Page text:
The School Counselor and Virtual School Counseling
(Adopted 2017; revised 2023)
ASCA PositionSchool counselors working in a virtual setting provide a school counseling program with the same standards and adherence to ethics as school counselors in an in-person setting. In virtual environments, school counselors work collaboratively with school, family and community partners to ensure equity and access to opportunities that positively affect students’ academic, career and social/emotional development.
The RationaleOnline learning is becoming increasingly relied upon in the United States as students ranging from kindergarten to the postsecondary level are enrolling in virtual schools and online distance-education programs via internet or web-based methods (Holmes & Kozlowski, 2016). The U.S. Department of Education defines virtual school as a “school that offers only [virtual] instruction in which students and teachers are separated by time and/or location, and interaction occurs via computers and/or telecommunications technologies. A virtual school generally does not have a physical facility that allows students to attend classes on site” (Keaton, 2021, para. 3).
Students can be involved in online programs, ranging from a part-time, hybrid model in which some components of their education are offered in an in-person environment and some in a fully digital environment, to fully online programs and degrees (Holmes & Kozlowski, 2016).
Students from diverse backgrounds enroll in virtual schools for various reasons. These reasons include:
- Dealing with mental health needs that require a smaller environment
- Being medically unable to attend a physical school
- Preferring a smaller class size or independent learning environment
- Experiencing bullying or other traumatic experiences in a traditional school setting
- Seeking a more rigorous school curriculum (i.e., gifted or accelerated courses)
- Needing more individualized instructional support
- Developing asynchronously, such as being accelerated in some courses and below grade level in others
- Participating in athletics or performing arts at the professional level
Due to the prevalence of online learning and the need to incorporate virtual/distance/hybrid activities into school counseling programs, it is necessary for school counselors to understand best practices for engaging in this work.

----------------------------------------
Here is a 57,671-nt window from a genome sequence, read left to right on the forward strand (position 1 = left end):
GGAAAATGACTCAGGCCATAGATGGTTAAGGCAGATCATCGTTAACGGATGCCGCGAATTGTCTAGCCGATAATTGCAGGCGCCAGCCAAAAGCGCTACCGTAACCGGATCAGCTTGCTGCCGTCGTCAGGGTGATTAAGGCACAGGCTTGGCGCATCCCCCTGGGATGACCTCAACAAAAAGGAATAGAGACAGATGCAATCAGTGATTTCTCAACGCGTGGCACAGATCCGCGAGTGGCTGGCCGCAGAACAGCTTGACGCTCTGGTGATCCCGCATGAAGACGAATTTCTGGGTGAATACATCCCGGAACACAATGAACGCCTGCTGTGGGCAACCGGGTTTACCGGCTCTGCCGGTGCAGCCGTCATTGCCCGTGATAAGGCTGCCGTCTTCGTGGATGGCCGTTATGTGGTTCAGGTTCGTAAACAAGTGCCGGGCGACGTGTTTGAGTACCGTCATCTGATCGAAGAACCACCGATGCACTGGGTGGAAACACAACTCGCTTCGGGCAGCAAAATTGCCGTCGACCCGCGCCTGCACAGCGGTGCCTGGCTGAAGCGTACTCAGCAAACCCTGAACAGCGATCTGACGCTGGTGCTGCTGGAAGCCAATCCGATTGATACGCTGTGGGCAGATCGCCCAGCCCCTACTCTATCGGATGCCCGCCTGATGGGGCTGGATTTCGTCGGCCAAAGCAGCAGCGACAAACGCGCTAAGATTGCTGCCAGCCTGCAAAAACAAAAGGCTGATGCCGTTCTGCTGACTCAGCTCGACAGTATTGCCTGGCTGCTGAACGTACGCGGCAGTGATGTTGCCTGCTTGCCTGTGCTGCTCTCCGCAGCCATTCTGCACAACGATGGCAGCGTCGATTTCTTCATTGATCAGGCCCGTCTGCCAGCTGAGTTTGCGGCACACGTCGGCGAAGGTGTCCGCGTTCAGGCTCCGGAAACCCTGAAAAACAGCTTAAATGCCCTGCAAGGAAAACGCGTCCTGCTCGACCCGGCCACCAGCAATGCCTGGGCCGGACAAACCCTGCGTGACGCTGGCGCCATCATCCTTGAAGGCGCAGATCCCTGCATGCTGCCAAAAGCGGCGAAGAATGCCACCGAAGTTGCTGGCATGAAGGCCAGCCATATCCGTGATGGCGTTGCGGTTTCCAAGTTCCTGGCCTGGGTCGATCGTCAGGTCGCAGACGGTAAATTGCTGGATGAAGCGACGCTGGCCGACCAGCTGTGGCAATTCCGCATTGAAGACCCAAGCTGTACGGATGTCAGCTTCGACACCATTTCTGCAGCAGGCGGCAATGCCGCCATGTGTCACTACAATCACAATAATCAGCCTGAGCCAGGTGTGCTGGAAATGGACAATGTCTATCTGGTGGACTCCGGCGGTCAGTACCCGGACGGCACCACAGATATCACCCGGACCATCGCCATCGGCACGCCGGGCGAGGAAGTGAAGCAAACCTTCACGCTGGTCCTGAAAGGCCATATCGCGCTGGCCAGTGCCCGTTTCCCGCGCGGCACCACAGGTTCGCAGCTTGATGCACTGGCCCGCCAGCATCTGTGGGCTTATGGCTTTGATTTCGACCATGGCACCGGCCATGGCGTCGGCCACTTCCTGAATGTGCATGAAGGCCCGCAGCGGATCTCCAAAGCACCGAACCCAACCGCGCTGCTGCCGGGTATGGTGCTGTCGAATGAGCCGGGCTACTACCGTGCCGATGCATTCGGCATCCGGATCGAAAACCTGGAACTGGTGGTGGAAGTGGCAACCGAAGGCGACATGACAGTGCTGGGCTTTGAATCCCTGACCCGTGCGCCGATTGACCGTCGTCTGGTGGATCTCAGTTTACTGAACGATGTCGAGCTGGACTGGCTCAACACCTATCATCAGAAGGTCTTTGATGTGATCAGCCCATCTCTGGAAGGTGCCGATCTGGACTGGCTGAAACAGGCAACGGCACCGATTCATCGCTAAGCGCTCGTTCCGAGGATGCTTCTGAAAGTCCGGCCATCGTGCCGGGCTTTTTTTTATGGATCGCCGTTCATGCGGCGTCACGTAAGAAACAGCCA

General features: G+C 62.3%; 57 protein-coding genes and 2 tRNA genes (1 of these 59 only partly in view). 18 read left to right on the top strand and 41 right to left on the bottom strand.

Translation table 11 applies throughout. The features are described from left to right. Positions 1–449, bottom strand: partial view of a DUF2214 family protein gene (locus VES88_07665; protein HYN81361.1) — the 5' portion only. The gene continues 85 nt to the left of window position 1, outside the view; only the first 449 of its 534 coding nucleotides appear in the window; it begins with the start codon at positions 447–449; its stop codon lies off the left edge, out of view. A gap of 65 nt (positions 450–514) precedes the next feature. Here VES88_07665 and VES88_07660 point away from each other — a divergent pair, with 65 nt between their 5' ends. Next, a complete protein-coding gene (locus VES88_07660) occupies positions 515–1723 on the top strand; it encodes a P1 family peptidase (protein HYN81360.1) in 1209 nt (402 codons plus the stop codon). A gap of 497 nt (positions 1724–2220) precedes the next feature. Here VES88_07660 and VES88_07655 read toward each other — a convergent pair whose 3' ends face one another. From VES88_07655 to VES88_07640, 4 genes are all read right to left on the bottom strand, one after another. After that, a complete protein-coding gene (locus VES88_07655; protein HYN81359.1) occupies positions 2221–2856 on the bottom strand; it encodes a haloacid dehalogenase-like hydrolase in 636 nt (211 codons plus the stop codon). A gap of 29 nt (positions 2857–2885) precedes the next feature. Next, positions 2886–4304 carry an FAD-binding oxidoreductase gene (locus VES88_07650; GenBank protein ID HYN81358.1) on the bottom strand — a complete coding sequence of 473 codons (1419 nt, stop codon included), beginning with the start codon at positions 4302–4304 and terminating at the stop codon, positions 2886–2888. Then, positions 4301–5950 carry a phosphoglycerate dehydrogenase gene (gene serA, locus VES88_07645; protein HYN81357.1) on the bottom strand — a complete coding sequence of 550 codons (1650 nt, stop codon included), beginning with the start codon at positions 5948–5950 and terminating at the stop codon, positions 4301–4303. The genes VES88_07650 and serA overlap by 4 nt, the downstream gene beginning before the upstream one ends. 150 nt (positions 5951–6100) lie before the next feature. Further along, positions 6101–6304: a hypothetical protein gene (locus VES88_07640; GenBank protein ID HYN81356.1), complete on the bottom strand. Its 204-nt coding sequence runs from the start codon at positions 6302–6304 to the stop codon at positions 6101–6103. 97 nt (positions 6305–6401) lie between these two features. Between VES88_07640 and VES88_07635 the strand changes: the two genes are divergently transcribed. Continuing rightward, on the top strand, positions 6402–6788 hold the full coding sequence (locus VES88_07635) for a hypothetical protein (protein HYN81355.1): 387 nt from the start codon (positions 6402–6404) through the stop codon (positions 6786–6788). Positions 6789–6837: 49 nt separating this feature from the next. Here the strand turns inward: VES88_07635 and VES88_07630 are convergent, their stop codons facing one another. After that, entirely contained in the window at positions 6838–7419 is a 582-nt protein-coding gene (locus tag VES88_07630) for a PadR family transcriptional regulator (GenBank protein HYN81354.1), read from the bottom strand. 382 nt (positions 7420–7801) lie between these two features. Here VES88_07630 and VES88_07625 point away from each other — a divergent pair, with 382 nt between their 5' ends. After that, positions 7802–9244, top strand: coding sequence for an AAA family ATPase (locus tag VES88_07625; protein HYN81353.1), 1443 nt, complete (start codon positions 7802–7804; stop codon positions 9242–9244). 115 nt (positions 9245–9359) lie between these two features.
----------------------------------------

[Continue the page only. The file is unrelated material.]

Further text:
The School Counselor's RoleSchool counselors working with students in a virtual/distance/hybrid school counseling setting:
- Adhere to the same ethical guidelines as school counselors in an in-person setting
- Educate students about appropriate conduct in the online setting
- Facilitate classroom instruction, appraisal and advisement, and counseling sessions that foster academic, career and social/emotional development
- Recognize, acknowledge and problem-solve the challenges and limitations of virtual/distance/hybrid school counseling
- Implement procedures for students to follow in both emergency and non-emergency situations when the school counselor is not available
- Recognize and mitigate the limitation of confidentiality within virtual/distance/hybrid school counseling, which may include unintended viewers or recipients
- Inform both the student and families of the benefits and limitations of virtual/distance/hybrid school counseling
- Educate students on how to participate in the virtual school counseling relationship to minimize and prevent potential misunderstandings that could occur due to lack of verbal cues and inability to read body language or other visual cues that provide contextual meaning to the process and relationship
- Recognize the challenges in virtual/distance/hybrid settings of assisting students considering suicide, including but identifying their physical location, keeping them engaged on the call or device, contacting their parents/guardians and getting help to their location
SummarySchool counselors understand the expectations, benefits, and challenges of providing virtual/distance/hybrid school counseling services to students. This form of program delivery increases students’ access to activities and enables school counselors to assist them with a variety of diverse and unique needs outside of the in-person environment.
ReferencesClark, T. (2001). Virtual schools: Trends and issues. WestEd/Distance Learning Resource Network.
Greenidge, T., Smith-Adcock, S., Cakmakci, H., & Su, Y.-W. (2023). A transcendental phenomenology of school counselors’ lived experiences transforming remote counseling services during the COVID-19 pandemic. Professional School Counseling, 27(1). https://doi.org/10.1177/2156759X231161524
Holmes, C. M., & Kozlowski, K. A. (2016). A group counseling collaboration model: Support for virtual high school students. VISTAS online, 2016. https://www.counseling.org/knowledge-center/vistas/by-year2/vistas-2016
Setzer, J. C., & Lewis, L. (2005). Distance education courses for public elementary and secondary school students: 2002–03 (NCES 2005–010). U.S. Department of Education, National Center for Education Statistics. https://nces.ed.gov/pubsearch/pubsinfo.asp?pubid=2005010